Jesus also, that he might sanctify the people with his own blood, suffered outside the gate.  Therefore, let us go forth to him outside the camp, bearing his reproach.  For we have no continuing city here, but we seek one to come.

 
 
 

Going to Jesus

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9-26

Mark 10:17–22

Part One: Something Lacking

And as he was going out to the road, one ran up to him and fell on his knees,

and he asked him, ‘Good teacher, what shall I do, that I might inherit eternal life?’

But Jesus said to him, ‘Why do you call me good? No one is good except One, that is, God.

You know the commandments: Do not commit adultery; Do not murder; Do not steal;

Do not bear false witness; Do not defraud; Honor your father and mother.’

He answered and said to him, ‘Teacher, I have kept all these things from my youth.’

Then Jesus, looking intently at him, loved him, and he said to him,

‘There is one thing lacking in you. Go away, sell whatever you have and give to the poor,

and you will have treasure in heaven, and then, taking up the cross, come follow me.’

But he was appalled at this statement, and he went away feeling heavy,

for he had many possessions.

Mark 10:1722

Matthew and Luke tell us this story as well as Mark, and from them, we learn that the person here who ran up to Jesus was a wealthy young man. This young man had kept God’s commandments from his childhood, and Jesus loved him. He had also, no doubt, offered many sacrifices at the temple in Jerusalem and had often lifted up praises to God and prayed to be found acceptable to God.

He did not meet Jesus by accident. He lived his way there. He prayed his way there. God now had rewarded this young man’s obedience to the law of Moses by granting him access to His Son.

Just one thing is lacking,” Jesus said. Think about that. Just one thing stood between the young man and eternal life. Just one thing between him and an eternity of peace and joy. Then, when Jesus pointed out the last hurdle for him to overcome, the love of money, the young man “was appalled” and “went away sad”. We do not have to wonder how he feels about that decision today. Wherever he is, we know how he feels about it.

Several of the pastors in Revelation were warned of a shortcoming just as this young rich man was warned. To one of those pastors who had labored much in the Lord and done very well, Jesus said:

Revelation 2

2. I know your works, and your labor, and your patience, and that you cannot tolerate evildoers. And you have put to the test those who call themselves apostles but are not, and you have found them to be liars.

3. You have patience, and you have endured for my name’s sake, and you have not grown weary.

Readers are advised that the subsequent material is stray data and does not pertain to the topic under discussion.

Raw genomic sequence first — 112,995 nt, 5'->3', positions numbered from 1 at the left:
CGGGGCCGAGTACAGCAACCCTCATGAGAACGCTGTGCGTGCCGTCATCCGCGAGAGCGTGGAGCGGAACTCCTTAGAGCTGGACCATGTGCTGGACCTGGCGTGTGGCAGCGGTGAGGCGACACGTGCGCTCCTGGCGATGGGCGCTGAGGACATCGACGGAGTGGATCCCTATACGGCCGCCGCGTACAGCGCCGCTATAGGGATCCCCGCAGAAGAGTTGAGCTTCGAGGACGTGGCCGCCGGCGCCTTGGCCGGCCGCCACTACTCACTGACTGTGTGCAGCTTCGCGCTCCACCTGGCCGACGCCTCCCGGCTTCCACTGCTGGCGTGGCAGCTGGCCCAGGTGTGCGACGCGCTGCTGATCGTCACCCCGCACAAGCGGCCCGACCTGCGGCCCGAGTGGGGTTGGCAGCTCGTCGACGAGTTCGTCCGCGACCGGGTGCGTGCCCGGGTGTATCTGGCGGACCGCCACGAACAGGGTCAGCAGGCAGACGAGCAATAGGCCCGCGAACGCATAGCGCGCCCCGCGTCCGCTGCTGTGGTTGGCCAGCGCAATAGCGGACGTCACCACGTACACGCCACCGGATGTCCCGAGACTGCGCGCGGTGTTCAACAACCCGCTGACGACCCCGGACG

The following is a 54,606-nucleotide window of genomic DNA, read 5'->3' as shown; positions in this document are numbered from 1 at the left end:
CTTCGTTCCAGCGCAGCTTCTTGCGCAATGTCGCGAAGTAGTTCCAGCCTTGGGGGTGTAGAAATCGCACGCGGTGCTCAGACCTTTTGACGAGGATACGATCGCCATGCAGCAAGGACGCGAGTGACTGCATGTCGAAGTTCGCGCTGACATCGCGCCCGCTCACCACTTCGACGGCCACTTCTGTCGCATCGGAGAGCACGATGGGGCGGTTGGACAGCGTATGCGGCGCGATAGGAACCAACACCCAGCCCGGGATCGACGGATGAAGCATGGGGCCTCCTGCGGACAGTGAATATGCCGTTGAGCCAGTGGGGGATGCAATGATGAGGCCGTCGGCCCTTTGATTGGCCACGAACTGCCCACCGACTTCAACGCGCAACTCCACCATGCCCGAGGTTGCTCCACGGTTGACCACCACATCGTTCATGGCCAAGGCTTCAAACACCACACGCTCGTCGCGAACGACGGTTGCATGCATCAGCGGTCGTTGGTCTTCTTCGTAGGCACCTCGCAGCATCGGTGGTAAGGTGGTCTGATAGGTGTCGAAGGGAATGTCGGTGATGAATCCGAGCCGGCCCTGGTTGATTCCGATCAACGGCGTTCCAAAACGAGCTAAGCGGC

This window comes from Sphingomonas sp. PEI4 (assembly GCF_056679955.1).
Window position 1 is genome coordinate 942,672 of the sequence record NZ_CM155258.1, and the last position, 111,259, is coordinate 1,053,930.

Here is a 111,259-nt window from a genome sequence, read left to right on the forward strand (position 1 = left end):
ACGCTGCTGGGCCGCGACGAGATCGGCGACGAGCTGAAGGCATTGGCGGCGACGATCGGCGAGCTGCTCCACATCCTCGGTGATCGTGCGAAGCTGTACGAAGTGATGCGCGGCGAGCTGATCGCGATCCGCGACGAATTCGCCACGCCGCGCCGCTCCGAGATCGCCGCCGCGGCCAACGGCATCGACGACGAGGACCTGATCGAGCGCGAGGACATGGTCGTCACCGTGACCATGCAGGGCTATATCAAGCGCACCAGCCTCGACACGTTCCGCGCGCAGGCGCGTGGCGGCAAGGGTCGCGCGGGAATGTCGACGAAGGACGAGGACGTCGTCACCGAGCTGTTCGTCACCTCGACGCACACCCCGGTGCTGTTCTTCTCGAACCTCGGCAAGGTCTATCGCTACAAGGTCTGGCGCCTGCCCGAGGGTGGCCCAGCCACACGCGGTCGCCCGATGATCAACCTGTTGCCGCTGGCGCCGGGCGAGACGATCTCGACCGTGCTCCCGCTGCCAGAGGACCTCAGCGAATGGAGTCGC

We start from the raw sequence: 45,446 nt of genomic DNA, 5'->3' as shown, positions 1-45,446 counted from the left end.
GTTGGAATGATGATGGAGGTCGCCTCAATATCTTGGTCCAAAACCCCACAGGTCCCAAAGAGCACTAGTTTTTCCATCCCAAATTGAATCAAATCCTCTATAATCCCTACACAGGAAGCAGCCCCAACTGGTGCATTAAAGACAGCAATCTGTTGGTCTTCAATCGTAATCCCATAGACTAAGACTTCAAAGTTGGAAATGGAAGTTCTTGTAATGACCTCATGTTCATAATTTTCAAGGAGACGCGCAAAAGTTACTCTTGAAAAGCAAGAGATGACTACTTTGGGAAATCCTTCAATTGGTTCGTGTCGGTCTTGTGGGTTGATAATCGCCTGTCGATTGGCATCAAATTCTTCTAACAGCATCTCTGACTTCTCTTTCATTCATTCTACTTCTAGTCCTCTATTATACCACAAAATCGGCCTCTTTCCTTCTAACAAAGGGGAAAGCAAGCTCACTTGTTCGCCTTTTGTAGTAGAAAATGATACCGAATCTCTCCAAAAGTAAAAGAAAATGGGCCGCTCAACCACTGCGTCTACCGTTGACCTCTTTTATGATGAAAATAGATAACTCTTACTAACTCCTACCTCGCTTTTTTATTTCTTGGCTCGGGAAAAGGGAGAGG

But then, Jesus added this:

4. Nevertheless, I have something against you . . .

It doesn’t really matter to us what this pastor’s “something” was. It was different for each of the five pastors whom Jesus rebuked. And if there is “something” about any of us which displeases Jesus, it will be a “something” that is different from all their “somethings”. The point is this: Is Jesus telling any of us, “One thing in you is lacking”? We may have many good qualities; we may have done many good deeds; Jesus may love us as he loved that rich young ruler; but is there still a “something” in our hearts that would cause us to become “appalled” and “walk away” from Christ if he were to point it out to us?

False religion will receive you then. When the rich young ruler went home, he did not stop worshipping God, keeping the feasts, and making sacrifices. He would have been seen as an upright, godly man, a valued member of the synagogue. But the difference was that he had met Jesus and had turned away when Jesus called him to take the next step toward eternal life. From that moment in his life, his prayers and his sacrifices became worthless. They were a waste of his time and energy.

Religious people with “something” in their lives that Jesus has pointed out to them often fail to understand that God is not impressed with human worship. Obedient faith in His Son is what touches God’s heart. When anyone rejects Jesus’ call to the next step in holiness, he rejects his own hope, even if he is considered the best member of the church he joins. What have men ever judged rightly when it comes to the things of God?

Satan doesn’t have those Christian churches out there for people to join when they have met the Master, heard his voice, and walked away. God does. The Christian religion and its plethora of man-made doctrines and traditions are God’s reward for those who refuse to deny themselves and follow His Son. Solomon touched on this when he said, “The man who wander out of the way of understanding shall remain in the congregation of the dead” (Prov. 21:16). It may seem safer to sit in a multitude rather than to walk in the way traveled by a few, but everything in the Bible warns us not to think that in the end, God will judge us as men have done.

It is my sincere prayer that God will grant us all the grace to deny ourselves, even to the very last “something” that is not perfect in His sight, and live forever in peace with God. The way to secure that blessed future is to learn from the example of the rich young ruler and to take Mary’s advice to the servants at the marriage feast when she said to them of her son, “Whatever he says to you, do it.”

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